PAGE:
I sometimes wonder if we unwittingly try to out-idiot each other on car magazines. I was chatting to another editor recently and he said I've just bought two Jensen Interceptors for £1000'. I was impressed, but was able to counter with I've just bought a Citroen SM project unseen in the States'. From the embarrassed silence around the table, it seemed I'd won. It was all assistant editor Keith Adams' fault. He'd been chatting with SM guru Andrew Brodie about how good it would be for one of the Drive-My team to own an SM. Before we knew it. Andrew had sourced a project car and was metaphorically dangling it in front of us. Keith was tempted but bailed out, the others just smiled politely, and suddenly it seemed crazy not to buy it.

    The car was one of several project SMs owned by classic Citroen specialist land ice racing champion) Dave Burnham in New York state, an old friend of Andrew's. In fact, Andrew had already bought it from Dave for a few thousand dollars, without knowing what he was going to do with it - at least until I agreed to buy it at cost. Admittedly, I'd loudly proclaimed that I was never going to buy another rusty classic ever again, and I had a £15,000 budget to spend on, well, something. It was going to be a 911, but after spending months looking I had to admit that I can't afford a decent pre-1973 and that I don't really like the later cars enough. And there's no room for my increasingly lanky daughter to sit in the back. An SM for £15,000 might be OK or it might need an engine overhaul, new suspension spheres, a transmission rebuild, body repairs... You get the idea. So I've convinced myself that yet another project is the way to get the car I want. The car I've bought has a dented rear wheelarch, scruffy paint, a few patches of light surface rust, but no serious corrosion except in the boot.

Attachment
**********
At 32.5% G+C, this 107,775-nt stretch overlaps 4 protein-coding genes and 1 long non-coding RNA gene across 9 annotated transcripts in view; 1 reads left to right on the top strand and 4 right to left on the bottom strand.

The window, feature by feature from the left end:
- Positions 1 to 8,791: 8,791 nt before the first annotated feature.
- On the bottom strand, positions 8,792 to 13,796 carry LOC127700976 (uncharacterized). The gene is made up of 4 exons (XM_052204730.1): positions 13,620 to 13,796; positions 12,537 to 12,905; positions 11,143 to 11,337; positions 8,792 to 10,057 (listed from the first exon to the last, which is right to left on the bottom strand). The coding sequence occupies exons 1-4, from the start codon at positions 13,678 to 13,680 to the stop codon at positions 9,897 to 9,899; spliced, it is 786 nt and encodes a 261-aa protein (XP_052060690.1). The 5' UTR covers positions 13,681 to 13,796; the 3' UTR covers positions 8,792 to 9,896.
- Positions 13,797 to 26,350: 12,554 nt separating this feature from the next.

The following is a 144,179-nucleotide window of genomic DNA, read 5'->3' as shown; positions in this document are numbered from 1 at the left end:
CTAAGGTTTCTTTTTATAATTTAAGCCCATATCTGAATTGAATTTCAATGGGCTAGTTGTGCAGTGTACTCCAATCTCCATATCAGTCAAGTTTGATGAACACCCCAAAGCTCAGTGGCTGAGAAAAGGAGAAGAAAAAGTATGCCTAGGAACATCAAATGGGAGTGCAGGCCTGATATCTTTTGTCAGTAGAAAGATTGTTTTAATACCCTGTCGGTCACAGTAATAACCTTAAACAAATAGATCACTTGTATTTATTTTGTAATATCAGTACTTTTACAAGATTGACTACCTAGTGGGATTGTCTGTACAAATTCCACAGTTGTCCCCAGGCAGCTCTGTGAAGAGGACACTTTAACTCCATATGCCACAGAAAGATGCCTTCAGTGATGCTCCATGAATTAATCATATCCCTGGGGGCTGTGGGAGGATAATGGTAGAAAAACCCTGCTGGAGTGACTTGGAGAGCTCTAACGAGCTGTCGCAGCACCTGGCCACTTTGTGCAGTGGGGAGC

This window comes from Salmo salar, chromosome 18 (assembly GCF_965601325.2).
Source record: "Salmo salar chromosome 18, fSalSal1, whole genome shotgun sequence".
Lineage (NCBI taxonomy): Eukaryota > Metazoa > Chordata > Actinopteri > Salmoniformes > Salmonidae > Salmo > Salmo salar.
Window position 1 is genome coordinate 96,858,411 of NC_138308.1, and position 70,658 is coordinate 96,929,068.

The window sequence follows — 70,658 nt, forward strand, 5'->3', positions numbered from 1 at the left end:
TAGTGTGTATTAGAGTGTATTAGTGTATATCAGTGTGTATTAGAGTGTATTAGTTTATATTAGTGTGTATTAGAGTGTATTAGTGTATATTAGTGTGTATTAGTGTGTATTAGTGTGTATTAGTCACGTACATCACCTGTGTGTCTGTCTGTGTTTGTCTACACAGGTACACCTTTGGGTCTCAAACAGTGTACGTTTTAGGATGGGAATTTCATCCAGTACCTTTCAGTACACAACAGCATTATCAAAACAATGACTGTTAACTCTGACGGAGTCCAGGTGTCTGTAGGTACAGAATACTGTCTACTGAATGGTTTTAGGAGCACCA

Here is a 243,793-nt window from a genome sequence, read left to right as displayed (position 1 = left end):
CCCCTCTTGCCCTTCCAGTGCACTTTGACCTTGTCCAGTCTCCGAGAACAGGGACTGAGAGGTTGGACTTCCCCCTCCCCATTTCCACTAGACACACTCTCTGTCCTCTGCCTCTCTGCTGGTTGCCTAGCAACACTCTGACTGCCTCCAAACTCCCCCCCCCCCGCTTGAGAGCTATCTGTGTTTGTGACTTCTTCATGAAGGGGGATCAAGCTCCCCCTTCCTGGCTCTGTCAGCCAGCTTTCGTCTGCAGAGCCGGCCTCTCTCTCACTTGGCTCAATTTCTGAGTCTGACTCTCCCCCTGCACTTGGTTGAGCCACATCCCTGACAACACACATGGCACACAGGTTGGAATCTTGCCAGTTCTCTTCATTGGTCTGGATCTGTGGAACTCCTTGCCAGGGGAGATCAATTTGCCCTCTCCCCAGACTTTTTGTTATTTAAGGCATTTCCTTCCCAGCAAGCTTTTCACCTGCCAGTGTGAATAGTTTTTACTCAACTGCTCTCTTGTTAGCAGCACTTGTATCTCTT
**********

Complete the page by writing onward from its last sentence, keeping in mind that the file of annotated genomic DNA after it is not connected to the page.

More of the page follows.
The gearbox is good, the suspension has already been overhauled, the seats are presentable except for a couple of areas of loose stitching and there's nothing missing. The engine runs well - there's a video on the Drive-My website - but to be safe it needs to be stripped and rebuilt, which Andrew has offered to do for a fixed price. He also has a European front end available, to replace the ugly US-spec headlights, and an uncracked dashboard top. The body, minus engine, will go off to the local paintshop who painted the MGB (twice, after its fall from a workshop's ramps). We reckon that the project will cost around £15,000, including shipping from the US. And while it's on the boat I'm going to try and get the MGB finished (the blown engine is being rebuilt) and the historic race kart back together II relented and had the chassis blast-cleaned, and it's now resplendent in sparkling red). An idiotic plan? Maybe.